One evening in the Fall of 1888, a group of 36 men met in the home of Samuel A. Ward to enjoy the inspiration and recreation of group singing. Mr. Ward was the organist of Grace Church, Newark, and the composer of the music for "America, the Beautiful".
After a few months of weekly meetings, friends urged the group to give a public performance. They gave an informal public rehearsal on Tuesday, June 4, 1889. This started an unbroken chain of two public concerts a year for over one hundred and fifteen years.
Adding and losing members from time to time, the Club went through the advent of the radio, the Great Depression, two World Wars and two Asiatic wars, the sounds of the Gay 90's, Honky Tonk, the Jazz and Big Band eras, Be-bop, Rock 'n' Roll and other social changes.
Over the years, many glee clubs disbanded, the victims of other forms of entertainment. The Orpheus Club has been blessed with faithful members, dedicated leadership and inspiring conductors. The strong support of our audiences also helps keep the Orpheus Club alive and well. Thank you!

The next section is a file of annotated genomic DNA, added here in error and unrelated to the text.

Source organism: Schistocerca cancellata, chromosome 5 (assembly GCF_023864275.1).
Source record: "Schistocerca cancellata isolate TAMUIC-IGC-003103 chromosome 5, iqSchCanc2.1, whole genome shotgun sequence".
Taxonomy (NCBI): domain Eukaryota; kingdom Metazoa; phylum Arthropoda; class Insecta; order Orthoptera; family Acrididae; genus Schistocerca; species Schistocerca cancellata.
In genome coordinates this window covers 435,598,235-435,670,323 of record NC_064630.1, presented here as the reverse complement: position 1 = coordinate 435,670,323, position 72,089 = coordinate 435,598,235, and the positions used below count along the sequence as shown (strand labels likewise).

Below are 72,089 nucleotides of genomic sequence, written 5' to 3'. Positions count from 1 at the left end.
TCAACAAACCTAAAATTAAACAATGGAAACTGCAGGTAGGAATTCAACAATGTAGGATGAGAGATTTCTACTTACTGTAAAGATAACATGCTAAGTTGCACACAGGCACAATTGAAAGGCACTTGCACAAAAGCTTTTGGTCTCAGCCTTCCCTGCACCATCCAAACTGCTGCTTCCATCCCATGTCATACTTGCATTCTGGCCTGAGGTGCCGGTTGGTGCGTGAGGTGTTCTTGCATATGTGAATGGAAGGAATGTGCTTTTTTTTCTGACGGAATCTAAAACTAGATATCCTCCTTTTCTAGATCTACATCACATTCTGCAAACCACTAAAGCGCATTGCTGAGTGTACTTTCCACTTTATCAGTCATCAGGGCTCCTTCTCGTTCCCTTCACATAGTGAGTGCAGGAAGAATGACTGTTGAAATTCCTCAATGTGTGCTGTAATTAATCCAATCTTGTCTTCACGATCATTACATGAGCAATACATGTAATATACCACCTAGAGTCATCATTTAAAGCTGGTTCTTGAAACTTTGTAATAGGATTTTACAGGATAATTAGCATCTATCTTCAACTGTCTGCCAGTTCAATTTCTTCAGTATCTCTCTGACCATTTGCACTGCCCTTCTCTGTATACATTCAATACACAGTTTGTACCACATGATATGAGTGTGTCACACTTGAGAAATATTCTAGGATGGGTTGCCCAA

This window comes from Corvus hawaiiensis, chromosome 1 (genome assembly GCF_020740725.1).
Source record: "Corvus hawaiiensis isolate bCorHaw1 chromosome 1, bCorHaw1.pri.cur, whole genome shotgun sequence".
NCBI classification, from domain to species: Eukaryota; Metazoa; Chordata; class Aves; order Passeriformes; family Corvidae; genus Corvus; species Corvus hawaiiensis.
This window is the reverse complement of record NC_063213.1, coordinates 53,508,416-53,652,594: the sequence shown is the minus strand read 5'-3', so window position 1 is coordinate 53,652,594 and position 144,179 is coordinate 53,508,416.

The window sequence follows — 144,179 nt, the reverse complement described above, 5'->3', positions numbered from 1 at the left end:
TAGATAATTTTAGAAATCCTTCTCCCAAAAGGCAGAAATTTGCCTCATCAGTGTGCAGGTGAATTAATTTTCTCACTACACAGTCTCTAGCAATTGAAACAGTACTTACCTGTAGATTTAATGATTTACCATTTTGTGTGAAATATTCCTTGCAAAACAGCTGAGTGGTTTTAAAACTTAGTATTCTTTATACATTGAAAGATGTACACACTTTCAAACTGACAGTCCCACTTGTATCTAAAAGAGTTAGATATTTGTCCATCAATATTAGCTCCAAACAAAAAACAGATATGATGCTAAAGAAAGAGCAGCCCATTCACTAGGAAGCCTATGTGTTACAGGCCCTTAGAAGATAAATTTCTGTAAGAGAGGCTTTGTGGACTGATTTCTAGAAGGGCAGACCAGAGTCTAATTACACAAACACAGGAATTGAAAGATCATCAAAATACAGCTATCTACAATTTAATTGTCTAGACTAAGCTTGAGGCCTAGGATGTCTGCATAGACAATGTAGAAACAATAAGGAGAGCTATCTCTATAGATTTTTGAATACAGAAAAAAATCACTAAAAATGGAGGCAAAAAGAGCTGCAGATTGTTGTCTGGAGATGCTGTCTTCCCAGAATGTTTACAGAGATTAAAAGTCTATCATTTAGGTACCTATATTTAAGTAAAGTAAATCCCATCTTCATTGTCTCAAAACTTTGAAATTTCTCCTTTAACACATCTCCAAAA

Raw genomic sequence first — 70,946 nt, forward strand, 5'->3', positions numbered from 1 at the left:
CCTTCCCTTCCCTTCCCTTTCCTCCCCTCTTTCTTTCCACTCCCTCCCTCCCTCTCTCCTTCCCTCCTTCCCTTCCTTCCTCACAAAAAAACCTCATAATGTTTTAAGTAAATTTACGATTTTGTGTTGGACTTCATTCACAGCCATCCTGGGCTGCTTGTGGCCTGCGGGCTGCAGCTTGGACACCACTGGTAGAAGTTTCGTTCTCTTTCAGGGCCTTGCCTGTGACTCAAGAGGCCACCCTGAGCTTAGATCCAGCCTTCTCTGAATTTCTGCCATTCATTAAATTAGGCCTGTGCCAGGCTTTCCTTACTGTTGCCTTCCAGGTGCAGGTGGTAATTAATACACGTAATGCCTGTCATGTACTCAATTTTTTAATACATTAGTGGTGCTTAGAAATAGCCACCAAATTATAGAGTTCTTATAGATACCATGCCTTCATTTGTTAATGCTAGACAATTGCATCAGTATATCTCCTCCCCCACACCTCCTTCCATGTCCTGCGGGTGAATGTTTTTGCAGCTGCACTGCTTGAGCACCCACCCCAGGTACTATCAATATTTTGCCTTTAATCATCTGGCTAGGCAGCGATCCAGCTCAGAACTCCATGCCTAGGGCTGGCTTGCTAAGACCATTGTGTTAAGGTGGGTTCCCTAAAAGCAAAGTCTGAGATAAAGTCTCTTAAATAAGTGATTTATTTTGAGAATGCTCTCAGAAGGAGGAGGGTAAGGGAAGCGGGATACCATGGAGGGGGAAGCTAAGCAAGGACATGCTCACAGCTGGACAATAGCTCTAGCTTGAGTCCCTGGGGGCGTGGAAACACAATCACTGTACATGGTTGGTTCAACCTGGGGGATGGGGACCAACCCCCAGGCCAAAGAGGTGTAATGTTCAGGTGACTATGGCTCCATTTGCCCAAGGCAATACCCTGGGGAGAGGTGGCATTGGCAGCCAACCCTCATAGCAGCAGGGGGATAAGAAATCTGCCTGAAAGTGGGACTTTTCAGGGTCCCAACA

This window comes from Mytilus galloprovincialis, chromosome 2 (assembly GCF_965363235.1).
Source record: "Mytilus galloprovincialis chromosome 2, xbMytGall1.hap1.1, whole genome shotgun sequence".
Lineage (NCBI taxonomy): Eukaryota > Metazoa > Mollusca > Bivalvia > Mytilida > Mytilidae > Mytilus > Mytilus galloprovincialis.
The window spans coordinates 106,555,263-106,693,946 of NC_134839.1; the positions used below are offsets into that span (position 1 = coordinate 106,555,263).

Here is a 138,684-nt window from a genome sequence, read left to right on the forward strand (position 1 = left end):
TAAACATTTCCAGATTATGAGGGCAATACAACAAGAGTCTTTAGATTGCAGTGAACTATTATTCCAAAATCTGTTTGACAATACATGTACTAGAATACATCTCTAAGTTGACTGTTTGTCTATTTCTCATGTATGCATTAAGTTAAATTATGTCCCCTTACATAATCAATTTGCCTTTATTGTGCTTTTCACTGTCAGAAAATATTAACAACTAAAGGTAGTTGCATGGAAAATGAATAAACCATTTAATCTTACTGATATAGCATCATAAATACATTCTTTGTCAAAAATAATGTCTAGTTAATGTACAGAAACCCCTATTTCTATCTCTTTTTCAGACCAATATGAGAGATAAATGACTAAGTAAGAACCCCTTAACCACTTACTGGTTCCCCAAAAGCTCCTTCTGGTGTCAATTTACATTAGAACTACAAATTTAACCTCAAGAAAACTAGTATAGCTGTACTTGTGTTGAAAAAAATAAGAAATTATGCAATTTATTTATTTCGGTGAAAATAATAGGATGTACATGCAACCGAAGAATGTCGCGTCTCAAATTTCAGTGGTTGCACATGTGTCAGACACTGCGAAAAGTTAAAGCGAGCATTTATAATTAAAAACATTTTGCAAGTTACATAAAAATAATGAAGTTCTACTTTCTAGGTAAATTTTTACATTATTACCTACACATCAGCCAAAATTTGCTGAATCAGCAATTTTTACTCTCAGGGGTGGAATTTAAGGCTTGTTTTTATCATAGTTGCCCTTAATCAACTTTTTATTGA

In our one-hundred-and-fifteenth season, the Orpheus Club broke with tradition to open its ranks to women who are able to sing in the 1st-tenor range.
In the one-hundred-and-twenty-three-year history of the Orpheus Club, only nine men and one woman have served in the post of conductor. Each has made his own contribution to the club's continued success and all have upheld the high standards established by our founder.
|1888–1902||Samuel A. Ward|
|2006–2015||Anne Marie Cerciello|
The Orpheus name is taken from Greek mythology. Orpheus was a Thracian poet and musician whose lyre produced such sweet music that he could charm the beasts and make trees and rocks move. Each of the present-day members of the Orpheus aspires to do the same. Though we labor in a variety of fields during the day, we gather together one night a week to raise our voices in song. And there we discover anew what our founder had known—that no matter what the music, whether it be opera, show tunes or folk songs, there is nothing that can quite duplicate the enjoyment offered by group singing.
If you would like to sing with the Orpheus Club, call Don Singalewitch at (973) 822-0298.